In November 1971 as a law clerk at TV broadcast company Metromedia, I was privileged to sit at the edge of a meeting where the presidents of the National Association of Broadcasters, the National Cable Television Association and the Motion Picture Association of America finalized the historic “Consensus Agreement” that ushered in the modern age of cable TV.  

The Supreme Court had twice ruled that cable retransmission of broadcast television programs was not a “performance” under the then extant 1908 Copyright Act.  With cable untenably sitting outside the marketplace for negotiated programming rights, the Federal Communications Commission had barred the importation of distant signals into the top 100 TV markets.  The White House, Congress and the FCC all leaned heavily on the three industry trade groups to reach a compromise that would break the impasse and enable cable television to penetrate major urban areas.

The “Consensus Agreement” had three main elements.  First, the Copyright Act would be amended to make cable retransmission of programs a “performance”.  Second, the nascent cable industry was granted a statutory compulsory copyright license to retransmit broadcast shows.  By statute, cable (and later satellite) gets to exploit all the programs on every local TV station for free – an enormous subsidy.  Third, the FCC retained its network non-duplication rule and added a syndicated exclusivity rule to ensure the program rights that cable received from Congress did not trump (small t) the program rights for which broadcasters paid in market transactions.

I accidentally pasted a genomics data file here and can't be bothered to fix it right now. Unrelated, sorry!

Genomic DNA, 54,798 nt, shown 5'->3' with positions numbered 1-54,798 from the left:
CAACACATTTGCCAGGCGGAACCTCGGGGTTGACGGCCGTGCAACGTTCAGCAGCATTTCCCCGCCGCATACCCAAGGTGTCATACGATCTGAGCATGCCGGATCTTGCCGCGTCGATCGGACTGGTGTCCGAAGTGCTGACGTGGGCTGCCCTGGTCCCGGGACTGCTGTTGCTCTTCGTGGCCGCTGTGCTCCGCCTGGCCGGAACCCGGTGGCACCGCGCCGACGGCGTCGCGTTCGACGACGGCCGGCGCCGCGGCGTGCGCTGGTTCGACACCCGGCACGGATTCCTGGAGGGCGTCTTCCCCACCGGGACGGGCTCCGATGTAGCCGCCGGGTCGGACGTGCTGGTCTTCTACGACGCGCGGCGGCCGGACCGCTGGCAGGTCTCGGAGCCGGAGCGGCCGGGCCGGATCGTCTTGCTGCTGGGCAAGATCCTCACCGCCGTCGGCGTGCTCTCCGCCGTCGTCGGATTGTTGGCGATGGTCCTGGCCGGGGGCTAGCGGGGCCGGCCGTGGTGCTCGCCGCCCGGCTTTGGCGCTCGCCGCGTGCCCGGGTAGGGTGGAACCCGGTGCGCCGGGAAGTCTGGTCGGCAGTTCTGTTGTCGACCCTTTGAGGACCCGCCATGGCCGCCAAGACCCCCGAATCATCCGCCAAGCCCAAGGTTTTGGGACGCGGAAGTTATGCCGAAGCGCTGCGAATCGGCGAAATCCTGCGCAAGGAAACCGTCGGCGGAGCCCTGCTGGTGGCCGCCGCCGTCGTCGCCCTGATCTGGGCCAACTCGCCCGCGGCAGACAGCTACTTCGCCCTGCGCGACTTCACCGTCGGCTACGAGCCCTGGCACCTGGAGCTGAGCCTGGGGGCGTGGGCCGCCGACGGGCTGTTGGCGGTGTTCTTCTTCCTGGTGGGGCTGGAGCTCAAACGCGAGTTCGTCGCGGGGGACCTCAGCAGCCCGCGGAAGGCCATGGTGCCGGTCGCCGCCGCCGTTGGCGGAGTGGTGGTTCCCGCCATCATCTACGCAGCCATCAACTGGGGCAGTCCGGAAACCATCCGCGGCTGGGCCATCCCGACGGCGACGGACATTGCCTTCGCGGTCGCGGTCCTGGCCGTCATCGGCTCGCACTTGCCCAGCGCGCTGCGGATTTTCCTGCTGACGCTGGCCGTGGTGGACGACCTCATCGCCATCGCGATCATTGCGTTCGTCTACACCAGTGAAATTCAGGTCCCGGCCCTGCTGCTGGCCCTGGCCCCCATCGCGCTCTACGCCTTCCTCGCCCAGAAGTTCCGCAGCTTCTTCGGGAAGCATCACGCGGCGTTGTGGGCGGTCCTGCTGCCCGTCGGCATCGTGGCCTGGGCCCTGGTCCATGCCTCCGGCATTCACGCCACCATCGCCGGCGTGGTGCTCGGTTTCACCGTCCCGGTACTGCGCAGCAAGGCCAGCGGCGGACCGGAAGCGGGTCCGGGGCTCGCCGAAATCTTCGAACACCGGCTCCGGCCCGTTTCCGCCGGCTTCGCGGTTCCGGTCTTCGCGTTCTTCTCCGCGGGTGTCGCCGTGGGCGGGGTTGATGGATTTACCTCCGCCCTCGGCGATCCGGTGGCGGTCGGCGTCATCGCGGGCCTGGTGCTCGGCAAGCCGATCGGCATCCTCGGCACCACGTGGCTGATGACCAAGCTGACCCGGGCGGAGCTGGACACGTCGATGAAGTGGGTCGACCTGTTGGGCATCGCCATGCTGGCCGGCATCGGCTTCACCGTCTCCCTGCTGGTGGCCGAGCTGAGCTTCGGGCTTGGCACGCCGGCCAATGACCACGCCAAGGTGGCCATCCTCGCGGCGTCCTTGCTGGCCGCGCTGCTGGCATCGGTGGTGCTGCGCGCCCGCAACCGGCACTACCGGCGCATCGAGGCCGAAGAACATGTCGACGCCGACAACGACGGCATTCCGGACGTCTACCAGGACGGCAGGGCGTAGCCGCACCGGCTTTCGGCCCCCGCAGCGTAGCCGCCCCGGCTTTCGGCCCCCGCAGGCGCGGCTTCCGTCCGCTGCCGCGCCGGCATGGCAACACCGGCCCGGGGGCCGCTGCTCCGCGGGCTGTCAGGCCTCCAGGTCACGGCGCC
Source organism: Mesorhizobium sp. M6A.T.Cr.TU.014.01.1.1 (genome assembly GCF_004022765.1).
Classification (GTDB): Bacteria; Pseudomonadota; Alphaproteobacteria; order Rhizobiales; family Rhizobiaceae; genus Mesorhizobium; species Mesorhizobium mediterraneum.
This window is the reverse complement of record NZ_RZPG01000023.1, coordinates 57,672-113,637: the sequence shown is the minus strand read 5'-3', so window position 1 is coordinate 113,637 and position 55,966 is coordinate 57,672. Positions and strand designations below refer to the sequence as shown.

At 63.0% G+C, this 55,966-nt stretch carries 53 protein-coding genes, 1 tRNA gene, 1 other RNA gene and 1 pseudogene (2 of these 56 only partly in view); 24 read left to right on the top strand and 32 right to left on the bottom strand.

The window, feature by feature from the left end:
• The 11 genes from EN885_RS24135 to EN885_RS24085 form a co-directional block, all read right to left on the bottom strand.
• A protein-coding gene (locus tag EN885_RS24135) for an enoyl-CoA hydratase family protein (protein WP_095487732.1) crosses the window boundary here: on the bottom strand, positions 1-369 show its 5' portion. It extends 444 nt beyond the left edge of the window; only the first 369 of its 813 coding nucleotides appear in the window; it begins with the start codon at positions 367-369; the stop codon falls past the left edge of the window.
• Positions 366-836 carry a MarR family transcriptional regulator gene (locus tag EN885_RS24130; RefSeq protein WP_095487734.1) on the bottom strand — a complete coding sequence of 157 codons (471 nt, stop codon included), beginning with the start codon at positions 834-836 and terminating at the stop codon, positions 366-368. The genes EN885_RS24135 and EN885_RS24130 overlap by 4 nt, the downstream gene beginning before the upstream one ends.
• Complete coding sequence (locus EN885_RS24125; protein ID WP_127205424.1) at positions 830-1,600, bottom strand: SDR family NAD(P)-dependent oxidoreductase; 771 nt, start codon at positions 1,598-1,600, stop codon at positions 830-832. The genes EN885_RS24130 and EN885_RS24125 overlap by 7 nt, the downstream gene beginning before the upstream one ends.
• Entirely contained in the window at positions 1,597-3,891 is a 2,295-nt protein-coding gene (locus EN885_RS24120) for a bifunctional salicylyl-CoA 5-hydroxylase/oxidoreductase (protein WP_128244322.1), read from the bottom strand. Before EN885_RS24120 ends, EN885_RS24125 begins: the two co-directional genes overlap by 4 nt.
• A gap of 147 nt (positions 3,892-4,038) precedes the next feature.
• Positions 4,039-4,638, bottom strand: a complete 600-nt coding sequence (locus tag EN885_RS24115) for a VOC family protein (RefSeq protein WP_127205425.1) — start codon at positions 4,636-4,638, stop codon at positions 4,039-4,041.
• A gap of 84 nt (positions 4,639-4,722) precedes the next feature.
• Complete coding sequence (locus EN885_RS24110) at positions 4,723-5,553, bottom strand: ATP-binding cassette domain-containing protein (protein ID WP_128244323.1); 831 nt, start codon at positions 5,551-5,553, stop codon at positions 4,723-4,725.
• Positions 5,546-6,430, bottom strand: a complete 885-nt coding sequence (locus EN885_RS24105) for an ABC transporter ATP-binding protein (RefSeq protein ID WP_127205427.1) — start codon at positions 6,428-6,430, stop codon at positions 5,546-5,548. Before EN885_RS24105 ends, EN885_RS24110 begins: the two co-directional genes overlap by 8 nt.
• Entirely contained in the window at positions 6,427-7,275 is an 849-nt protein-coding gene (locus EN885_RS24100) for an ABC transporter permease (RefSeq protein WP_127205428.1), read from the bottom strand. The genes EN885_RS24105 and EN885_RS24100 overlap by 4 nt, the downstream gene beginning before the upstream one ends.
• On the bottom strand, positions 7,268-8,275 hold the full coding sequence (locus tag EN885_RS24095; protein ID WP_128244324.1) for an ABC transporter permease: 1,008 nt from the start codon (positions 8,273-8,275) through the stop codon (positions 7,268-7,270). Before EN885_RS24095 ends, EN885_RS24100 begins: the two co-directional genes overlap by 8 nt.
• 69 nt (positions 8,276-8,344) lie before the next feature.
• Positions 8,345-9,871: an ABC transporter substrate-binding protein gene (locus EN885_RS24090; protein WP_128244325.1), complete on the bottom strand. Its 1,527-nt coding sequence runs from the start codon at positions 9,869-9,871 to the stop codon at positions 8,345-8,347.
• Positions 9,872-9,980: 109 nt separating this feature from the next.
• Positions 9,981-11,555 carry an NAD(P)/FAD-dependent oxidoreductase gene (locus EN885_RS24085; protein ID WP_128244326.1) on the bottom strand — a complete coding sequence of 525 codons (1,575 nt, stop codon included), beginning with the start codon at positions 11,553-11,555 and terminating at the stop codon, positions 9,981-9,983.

Compulsory licenses are an extraordinary exception to, and departure from, normal copyright principles.  Under a compulsory license a program creator is compelled by the government to license its program to a government-favored party at government-set rates.  Pursuant to International Copyright Treaties and Conventions, compulsory licenses are to be used only as a last resort in instances of market failure.

While I believe that, for many reasons, repealing the compulsory license is warranted, the one unthinkable course of action would be to break apart the carefully balanced 1971 “Consensus Agreement” – to eliminate the FCC’s Syndicated Exclusivity and Network Non-Duplication Rules before Congress acts to repeal the distant signal compulsory license.  Some argue that those Rules may be unnecessary because broadcasters could seek to enforce their negotiated rights in court.  But, litigation is a slow process and cannot timely redress the damage caused by the government wading into the marketplace for television program rights.  The compulsory license and the FCC Rules embodied in the “Consensus Agreement” are “ham and eggs” – can’t have one without the other.  The extraordinary subsidy of the cable/satellite statutory compulsory license – for so long as it exists - compels retention of the associated FCC Rules.  Allowing an outdated government subsidy of some favored industry to trump the rights negotiated by others in the marketplace is just not the American way.

Padden had a 38-year career in the media business holding the following positions: assistant general counsel, Metromedia; president, The Association of Independent Television Stations; president, Network Distribution, Fox Broadcasting Company; chairman and CEO, American Sky Broadcasting (merged into Dish Network); president, ABC Television Network; and executive vice-president, Government Relations, The Walt Disney Company.